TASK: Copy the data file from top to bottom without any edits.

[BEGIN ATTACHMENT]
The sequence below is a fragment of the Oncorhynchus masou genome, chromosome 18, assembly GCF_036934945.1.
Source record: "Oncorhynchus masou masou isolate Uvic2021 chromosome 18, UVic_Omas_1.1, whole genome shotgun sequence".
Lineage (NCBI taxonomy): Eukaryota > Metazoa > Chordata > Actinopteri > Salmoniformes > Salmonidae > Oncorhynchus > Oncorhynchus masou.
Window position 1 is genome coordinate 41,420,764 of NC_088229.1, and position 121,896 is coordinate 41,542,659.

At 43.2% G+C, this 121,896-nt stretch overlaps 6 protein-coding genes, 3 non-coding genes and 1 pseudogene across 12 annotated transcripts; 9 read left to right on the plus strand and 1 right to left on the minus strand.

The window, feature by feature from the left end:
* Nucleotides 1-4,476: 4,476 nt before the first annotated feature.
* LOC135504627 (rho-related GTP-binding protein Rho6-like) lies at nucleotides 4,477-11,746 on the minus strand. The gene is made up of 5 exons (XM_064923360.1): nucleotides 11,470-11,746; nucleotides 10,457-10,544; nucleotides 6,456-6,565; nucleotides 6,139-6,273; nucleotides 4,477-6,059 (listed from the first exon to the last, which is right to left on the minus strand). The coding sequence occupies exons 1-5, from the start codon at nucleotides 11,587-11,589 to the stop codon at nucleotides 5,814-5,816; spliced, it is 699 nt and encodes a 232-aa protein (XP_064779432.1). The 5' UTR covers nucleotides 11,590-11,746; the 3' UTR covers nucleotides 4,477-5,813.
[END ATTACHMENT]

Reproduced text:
The sequence below is a fragment of the Oncorhynchus masou genome, chromosome 18, assembly GCF_036934945.1.
Source record: "Oncorhynchus masou masou isolate Uvic2021 chromosome 18, UVic_Omas_1.1, whole genome shotgun sequence".
Lineage (NCBI taxonomy): Eukaryota > Metazoa > Chordata > Actinopteri > Salmoniformes > Salmonidae > Oncorhynchus > Oncorhynchus masou.
Window position 1 is genome coordinate 41,420,764 of NC_088229.1, and position 121,896 is coordinate 41,542,659.

At 43.2% G+C, this 121,896-nt stretch overlaps 6 protein-coding genes, 3 non-coding genes and 1 pseudogene across 12 annotated transcripts; 9 read left to right on the plus strand and 1 right to left on the minus strand.

The window, feature by feature from the left end:
* Nucleotides 1-4,476: 4,476 nt before the first annotated feature.
* LOC135504627 (rho-related GTP-binding protein Rho6-like) lies at nucleotides 4,477-11,746 on the minus strand. The gene is made up of 5 exons (XM_064923360.1): nucleotides 11,470-11,746; nucleotides 10,457-10,544; nucleotides 6,456-6,565; nucleotides 6,139-6,273; nucleotides 4,477-6,059 (listed from the first exon to the last, which is right to left on the minus strand). The coding sequence occupies exons 1-5, from the start codon at nucleotides 11,587-11,589 to the stop codon at nucleotides 5,814-5,816; spliced, it is 699 nt and encodes a 232-aa protein (XP_064779432.1). The 5' UTR covers nucleotides 11,590-11,746; the 3' UTR covers nucleotides 4,477-5,813.